|Titre :||Peer, professional, and public: An analysis of the drugs policy advocacy community in Europe (2014)|
|Auteurs :||A. O'GORMAN ; E. QUIGLEY ; F. ZOBEL ; K. MOORE|
|Type de document :||Article : Périodique|
|Dans :||International Journal of Drug Policy (Vol.25, n°5, September 2014)|
|Article en page(s) :||1001-1008|
|Discipline :||SAN (Santé publique / Public health)|
Thésaurus TOXIBASEPOLITIQUE ; REDUCTION DES RISQUES ; REDUCTION DE CONSOMMATION ; LEGISLATION
Background: In recent decades a range of advocacy organisations have emerged on the drugs policy landscape seeking to shape the development of policy at national and international levels. This development has been facilitated by the expansion of 'democratic spaces' for civil society participation in governance fora at national and supranational level. However, little is known about these policy actors - their aims, scope, organisational structure, or the purpose of their engagement.
Methods: Drug policy advocacy organisations were defined as organisations with a clearly stated aim to influence policy and which were based in Europe. Data on these organisations was collected through a systematic tri-lingual (English, French and Spanish) Internet search, supplemented by information provided by national agencies in the 28 EU member states, Norway and Turkey. In order to differentiate between the diverse range of activities, strategies and standpoints of these groups, information from the websites was used to categorise the organisations by their scope of operation, advocacy tools and policy constituencies; and by three key typologies - the type of advocacy they engaged in, their organisational type, and their advocacy objectives and orientation.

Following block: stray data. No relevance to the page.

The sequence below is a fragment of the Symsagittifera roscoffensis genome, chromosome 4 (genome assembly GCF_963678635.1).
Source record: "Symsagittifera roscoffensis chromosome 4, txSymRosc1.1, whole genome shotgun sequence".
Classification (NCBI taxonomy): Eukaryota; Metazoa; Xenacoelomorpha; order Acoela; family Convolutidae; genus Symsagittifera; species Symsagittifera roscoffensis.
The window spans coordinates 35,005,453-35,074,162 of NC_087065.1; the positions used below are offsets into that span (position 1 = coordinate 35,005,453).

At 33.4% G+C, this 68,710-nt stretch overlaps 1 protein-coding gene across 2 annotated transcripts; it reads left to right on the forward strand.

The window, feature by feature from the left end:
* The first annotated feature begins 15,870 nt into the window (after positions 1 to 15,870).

Results: The study identified over two hundred EU-based advocacy organisations (N = 218) which included civil society associations, NGOs, and large-scale alliances and coalitions, operating at local, national and European levels. Three forms of advocacy emerged from the data analysis - peer, professional and public policy. These groups focused their campaigns on practice development (harm reduction or abstinence) and legislative reform (reducing or strengthening drug controls).
Conclusion: The findings from this study provide a nuanced profile of civil society advocacy as a policy community in the drugs field; their legitimacy to represent cases, causes, social values and ideals; and their focus on both insider and outsider strategies to achieve their goals. The level of convergence and divergence in Europe in relation to policy positions on service provision ethos and drug control regulation is indicated.
Extent of drug policy advocacy community in Europe.
Typology of advocacy groups: peer, professional and public policy.
Level of convergence on service provision and drug regulatory system in EU.
Role of values and evidence in shaping drugs policy.
Advocacy groups focus on influencing both public and political opinion.
|Domaine :||Drogues illicites / Illicit drugs|
|Affiliation :||School of Applied Social Sciences, University College Dublin, Ireland|